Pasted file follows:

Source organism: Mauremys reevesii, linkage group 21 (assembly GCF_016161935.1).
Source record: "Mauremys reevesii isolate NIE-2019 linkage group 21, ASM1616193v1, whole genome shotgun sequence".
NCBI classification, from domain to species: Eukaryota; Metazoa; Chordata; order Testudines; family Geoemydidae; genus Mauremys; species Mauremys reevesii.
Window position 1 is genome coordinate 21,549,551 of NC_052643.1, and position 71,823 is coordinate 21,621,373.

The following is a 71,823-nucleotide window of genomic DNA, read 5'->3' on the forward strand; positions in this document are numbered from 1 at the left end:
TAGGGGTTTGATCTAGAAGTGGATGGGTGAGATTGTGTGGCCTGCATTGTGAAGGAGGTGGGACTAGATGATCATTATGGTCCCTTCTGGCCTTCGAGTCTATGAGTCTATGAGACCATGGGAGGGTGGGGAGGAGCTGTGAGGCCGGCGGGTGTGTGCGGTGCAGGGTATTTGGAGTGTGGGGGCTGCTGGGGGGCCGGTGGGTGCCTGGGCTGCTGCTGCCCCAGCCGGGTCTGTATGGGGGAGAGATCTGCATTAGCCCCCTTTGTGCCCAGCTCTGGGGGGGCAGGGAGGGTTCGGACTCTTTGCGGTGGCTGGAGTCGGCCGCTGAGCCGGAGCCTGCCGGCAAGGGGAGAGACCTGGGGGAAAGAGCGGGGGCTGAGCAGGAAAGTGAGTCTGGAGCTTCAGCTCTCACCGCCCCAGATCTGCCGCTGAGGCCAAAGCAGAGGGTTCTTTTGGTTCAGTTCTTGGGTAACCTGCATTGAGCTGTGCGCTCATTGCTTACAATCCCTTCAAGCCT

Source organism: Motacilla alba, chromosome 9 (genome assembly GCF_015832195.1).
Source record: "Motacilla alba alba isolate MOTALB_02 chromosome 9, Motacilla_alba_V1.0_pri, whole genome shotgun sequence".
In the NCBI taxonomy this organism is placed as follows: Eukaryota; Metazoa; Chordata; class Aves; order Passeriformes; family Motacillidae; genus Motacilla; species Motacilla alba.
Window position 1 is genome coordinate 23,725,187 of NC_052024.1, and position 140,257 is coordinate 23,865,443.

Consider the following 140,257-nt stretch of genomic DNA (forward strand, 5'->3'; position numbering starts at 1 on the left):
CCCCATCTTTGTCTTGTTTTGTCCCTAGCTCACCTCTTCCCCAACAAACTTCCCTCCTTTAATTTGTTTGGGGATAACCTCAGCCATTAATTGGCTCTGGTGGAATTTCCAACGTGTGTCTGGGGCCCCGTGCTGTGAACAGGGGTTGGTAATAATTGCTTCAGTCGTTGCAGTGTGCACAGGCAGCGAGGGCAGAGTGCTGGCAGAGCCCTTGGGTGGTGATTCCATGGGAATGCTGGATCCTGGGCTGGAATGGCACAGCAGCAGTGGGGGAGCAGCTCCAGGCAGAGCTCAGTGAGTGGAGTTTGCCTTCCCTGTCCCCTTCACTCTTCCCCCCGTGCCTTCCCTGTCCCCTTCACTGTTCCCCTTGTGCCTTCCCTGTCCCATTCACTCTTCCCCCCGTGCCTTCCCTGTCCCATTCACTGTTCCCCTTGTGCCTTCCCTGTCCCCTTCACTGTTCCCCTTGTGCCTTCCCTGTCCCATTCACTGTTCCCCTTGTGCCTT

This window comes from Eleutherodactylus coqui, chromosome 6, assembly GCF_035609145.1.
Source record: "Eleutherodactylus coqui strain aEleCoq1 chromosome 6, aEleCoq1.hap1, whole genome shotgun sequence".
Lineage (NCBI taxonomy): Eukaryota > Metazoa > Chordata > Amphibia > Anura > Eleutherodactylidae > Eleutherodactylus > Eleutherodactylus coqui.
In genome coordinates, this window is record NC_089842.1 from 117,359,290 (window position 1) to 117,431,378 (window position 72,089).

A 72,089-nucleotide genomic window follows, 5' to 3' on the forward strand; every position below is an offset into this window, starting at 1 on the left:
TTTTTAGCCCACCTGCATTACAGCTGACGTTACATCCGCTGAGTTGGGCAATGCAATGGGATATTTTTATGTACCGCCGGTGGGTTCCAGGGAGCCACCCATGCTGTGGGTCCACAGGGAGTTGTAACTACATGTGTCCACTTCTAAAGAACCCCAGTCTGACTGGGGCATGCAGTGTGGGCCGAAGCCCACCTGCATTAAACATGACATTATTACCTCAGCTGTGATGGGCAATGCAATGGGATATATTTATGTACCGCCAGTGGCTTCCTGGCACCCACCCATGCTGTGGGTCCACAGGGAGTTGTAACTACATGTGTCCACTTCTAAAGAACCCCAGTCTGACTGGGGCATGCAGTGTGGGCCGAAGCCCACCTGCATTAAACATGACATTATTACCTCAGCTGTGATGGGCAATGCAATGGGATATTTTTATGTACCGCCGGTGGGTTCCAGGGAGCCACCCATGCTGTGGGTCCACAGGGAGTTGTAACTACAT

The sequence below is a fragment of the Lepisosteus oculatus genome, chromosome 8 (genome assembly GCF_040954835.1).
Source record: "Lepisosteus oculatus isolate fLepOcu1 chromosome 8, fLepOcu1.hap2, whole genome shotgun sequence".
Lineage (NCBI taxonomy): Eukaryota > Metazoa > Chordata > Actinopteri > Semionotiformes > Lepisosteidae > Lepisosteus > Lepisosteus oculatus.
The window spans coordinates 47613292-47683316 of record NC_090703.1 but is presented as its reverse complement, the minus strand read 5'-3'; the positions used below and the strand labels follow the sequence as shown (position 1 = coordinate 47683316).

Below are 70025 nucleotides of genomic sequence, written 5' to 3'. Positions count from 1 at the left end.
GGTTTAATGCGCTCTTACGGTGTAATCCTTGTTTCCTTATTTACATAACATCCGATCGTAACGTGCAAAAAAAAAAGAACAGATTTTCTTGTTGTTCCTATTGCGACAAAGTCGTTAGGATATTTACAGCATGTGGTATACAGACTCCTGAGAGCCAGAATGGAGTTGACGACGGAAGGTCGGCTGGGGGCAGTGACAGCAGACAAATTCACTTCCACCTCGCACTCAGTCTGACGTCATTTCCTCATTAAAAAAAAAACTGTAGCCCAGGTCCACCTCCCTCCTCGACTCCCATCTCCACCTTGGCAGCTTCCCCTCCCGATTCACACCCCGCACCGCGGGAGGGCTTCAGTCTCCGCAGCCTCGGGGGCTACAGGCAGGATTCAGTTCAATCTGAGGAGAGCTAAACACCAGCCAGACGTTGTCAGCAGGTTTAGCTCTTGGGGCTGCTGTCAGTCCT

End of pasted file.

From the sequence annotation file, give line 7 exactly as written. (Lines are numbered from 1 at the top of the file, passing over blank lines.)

Source organism: Motacilla alba, chromosome 9 (genome assembly GCF_015832195.1).